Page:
Virgin Considered Forward Exhausts for MVR-02
However, Wirth insisted he did so not because the forward exhaust system doesn't work properly on an F1 car, but because of the immense costs linked with redesigning the entire car because of it.
“It is a massive, massive undertaking what they have done,” said Wirth, referring to Renault and their innovative exhaust system.
“Getting high temperature exhaust gases past a fuel system, past wiring, past hydraulics, past a cooling system, and most important – getting it past the side-impact structures, which are not normally tested at anything other than room temperature – so they have to satisfy the FIA that it is legal even when it is hot.”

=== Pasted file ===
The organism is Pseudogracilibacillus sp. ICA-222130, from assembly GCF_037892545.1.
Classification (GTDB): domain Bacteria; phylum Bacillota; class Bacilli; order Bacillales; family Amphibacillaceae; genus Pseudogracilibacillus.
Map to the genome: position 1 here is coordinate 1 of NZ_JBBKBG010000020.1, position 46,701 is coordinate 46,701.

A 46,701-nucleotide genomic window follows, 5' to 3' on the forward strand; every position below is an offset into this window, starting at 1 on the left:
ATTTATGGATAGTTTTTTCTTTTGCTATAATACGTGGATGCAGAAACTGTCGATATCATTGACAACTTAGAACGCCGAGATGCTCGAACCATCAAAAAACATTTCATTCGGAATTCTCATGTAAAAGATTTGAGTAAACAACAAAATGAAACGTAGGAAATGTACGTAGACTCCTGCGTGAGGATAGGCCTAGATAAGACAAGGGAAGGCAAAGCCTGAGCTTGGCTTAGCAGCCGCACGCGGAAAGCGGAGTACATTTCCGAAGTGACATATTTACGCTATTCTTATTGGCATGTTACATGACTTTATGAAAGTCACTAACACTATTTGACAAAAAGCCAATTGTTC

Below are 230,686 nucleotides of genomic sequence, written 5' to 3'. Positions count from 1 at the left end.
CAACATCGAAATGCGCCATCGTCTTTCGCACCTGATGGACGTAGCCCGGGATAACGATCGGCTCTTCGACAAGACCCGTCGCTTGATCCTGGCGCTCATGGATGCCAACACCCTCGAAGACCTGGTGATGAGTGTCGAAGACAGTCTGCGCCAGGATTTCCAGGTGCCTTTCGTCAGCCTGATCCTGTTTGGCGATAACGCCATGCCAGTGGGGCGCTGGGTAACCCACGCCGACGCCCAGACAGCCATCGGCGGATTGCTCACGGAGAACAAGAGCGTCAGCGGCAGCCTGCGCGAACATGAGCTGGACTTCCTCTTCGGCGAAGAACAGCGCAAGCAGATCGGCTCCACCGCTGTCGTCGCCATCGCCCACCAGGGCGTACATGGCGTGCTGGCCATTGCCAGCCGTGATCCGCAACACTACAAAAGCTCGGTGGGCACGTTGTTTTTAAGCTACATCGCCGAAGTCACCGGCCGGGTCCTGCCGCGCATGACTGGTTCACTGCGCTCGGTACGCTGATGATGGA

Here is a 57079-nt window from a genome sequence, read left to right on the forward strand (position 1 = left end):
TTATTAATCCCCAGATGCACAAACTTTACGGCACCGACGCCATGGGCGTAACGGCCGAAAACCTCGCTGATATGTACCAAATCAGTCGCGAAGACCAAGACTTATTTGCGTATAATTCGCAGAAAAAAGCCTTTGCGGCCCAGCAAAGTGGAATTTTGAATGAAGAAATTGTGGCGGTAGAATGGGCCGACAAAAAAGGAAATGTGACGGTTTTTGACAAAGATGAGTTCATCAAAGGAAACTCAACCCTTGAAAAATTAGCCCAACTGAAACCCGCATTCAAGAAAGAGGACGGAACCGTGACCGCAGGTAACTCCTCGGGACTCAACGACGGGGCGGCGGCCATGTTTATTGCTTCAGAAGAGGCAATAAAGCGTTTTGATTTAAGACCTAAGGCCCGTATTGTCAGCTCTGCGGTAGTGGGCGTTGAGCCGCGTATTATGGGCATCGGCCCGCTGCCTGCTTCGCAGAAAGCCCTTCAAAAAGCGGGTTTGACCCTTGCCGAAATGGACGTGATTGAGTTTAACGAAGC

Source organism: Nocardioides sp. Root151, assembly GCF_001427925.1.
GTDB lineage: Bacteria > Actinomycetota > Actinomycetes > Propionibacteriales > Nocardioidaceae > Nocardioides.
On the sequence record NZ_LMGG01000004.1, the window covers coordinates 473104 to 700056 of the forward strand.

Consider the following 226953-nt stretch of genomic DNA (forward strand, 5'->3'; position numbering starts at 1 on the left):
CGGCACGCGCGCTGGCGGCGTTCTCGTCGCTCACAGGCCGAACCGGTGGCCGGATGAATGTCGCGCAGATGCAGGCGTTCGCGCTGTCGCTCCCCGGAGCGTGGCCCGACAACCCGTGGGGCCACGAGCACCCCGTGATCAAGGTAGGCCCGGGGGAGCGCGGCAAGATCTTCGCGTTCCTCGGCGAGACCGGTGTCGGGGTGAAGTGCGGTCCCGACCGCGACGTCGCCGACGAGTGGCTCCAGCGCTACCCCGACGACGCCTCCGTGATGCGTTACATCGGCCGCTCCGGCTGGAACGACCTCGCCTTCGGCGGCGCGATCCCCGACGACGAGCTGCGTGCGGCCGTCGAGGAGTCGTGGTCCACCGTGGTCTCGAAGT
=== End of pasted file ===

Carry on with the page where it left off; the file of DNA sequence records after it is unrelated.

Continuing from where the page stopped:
“That is just a massive job and hats off to them for having the bravery to do something like that.”
The Virgin official admitted that his team in fact tested how the car would behave with the system in the simulator and in the end decided the huge investment won't be translated into that big of a progress on track.
“I can confirm that we have tried a solution very similar to what you see on the other car – and it gives results that are very different from ours. We actually went so far as getting our drivers to test it on a simulator to see whether it would be an advantage. We could see why they [Renault] have done it, but it takes a team of the financial, human and technical resources of Renault to make that happen.”
Marussia Virgin Racing is the only team that designed its 2011 F1 car, as they did with its predecessor VR-01, based entirely on computational fluid dynamics (CFD), no wind tunnel included.